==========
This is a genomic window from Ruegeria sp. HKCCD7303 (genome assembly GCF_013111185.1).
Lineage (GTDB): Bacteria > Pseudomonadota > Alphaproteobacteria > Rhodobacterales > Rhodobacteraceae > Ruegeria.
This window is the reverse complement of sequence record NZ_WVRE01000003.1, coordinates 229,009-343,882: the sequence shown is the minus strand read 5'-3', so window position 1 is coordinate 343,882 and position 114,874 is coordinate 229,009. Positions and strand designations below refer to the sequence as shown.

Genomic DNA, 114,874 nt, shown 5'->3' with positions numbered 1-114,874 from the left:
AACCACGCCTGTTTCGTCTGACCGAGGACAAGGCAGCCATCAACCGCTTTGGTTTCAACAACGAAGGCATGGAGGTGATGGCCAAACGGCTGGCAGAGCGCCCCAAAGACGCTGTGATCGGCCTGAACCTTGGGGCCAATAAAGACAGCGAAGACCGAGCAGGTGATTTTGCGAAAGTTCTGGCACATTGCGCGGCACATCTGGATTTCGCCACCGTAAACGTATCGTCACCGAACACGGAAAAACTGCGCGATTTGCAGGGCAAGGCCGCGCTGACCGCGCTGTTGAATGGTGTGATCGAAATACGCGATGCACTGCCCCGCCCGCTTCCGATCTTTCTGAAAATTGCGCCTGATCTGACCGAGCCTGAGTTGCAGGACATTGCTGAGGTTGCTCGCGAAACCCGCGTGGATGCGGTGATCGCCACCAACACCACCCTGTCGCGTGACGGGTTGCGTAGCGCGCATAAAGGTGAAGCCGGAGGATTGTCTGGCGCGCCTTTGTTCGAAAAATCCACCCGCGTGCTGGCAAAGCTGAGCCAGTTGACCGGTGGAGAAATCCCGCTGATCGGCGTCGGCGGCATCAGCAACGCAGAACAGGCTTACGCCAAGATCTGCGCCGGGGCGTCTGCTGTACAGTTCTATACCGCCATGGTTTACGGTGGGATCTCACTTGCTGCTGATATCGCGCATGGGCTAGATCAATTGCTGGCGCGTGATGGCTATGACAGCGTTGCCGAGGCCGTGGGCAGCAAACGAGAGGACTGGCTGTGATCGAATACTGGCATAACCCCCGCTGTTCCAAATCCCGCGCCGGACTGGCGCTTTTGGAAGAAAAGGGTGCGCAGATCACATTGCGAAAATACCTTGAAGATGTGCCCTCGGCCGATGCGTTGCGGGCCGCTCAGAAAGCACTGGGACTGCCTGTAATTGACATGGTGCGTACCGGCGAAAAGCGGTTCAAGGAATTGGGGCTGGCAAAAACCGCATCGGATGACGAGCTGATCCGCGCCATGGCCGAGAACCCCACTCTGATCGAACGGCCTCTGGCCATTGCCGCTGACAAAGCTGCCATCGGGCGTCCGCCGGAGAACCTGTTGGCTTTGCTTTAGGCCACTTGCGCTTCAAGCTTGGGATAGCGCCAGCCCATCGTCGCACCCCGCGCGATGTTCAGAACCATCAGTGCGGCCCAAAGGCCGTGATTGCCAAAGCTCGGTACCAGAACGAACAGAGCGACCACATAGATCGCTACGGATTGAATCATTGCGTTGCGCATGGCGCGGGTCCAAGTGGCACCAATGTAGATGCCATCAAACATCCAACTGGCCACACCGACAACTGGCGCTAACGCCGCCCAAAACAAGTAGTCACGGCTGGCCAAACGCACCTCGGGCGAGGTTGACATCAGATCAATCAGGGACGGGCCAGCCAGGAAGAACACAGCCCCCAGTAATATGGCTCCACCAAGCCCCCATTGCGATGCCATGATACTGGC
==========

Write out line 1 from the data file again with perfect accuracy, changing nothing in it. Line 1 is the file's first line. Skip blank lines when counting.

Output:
This is a genomic window from Ruegeria sp. HKCCD7303 (genome assembly GCF_013111185.1).